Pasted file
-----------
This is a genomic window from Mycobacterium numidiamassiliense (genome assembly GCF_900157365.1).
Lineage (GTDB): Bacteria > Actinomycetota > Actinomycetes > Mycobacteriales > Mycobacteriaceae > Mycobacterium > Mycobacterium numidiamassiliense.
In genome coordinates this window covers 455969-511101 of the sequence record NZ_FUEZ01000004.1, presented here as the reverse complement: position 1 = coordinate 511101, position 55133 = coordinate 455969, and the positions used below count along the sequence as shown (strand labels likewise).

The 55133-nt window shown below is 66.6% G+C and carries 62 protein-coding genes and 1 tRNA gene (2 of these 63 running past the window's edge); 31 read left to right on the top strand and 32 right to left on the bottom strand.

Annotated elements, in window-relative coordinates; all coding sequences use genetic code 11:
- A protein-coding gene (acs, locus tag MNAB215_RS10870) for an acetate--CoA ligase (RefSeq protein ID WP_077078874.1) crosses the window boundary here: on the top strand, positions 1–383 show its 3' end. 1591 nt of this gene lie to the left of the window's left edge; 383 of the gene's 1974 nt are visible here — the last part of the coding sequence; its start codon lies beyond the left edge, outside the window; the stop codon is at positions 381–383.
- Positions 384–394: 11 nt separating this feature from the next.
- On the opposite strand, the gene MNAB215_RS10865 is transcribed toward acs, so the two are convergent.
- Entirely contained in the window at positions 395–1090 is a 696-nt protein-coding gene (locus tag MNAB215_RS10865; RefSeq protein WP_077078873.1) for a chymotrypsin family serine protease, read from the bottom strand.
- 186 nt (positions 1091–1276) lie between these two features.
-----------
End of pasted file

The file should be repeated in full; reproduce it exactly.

This is a genomic window from Mycobacterium numidiamassiliense (genome assembly GCF_900157365.1).
Lineage (GTDB): Bacteria > Actinomycetota > Actinomycetes > Mycobacteriales > Mycobacteriaceae > Mycobacterium > Mycobacterium numidiamassiliense.
In genome coordinates this window covers 455969-511101 of the sequence record NZ_FUEZ01000004.1, presented here as the reverse complement: position 1 = coordinate 511101, position 55133 = coordinate 455969, and the positions used below count along the sequence as shown (strand labels likewise).

The 55133-nt window shown below is 66.6% G+C and carries 62 protein-coding genes and 1 tRNA gene (2 of these 63 running past the window's edge); 31 read left to right on the top strand and 32 right to left on the bottom strand.

Annotated elements, in window-relative coordinates; all coding sequences use genetic code 11:
- A protein-coding gene (acs, locus tag MNAB215_RS10870) for an acetate--CoA ligase (RefSeq protein ID WP_077078874.1) crosses the window boundary here: on the top strand, positions 1–383 show its 3' end. 1591 nt of this gene lie to the left of the window's left edge; 383 of the gene's 1974 nt are visible here — the last part of the coding sequence; its start codon lies beyond the left edge, outside the window; the stop codon is at positions 381–383.
- Positions 384–394: 11 nt separating this feature from the next.
- On the opposite strand, the gene MNAB215_RS10865 is transcribed toward acs, so the two are convergent.
- Entirely contained in the window at positions 395–1090 is a 696-nt protein-coding gene (locus tag MNAB215_RS10865; RefSeq protein WP_077078873.1) for a chymotrypsin family serine protease, read from the bottom strand.
- 186 nt (positions 1091–1276) lie between these two features.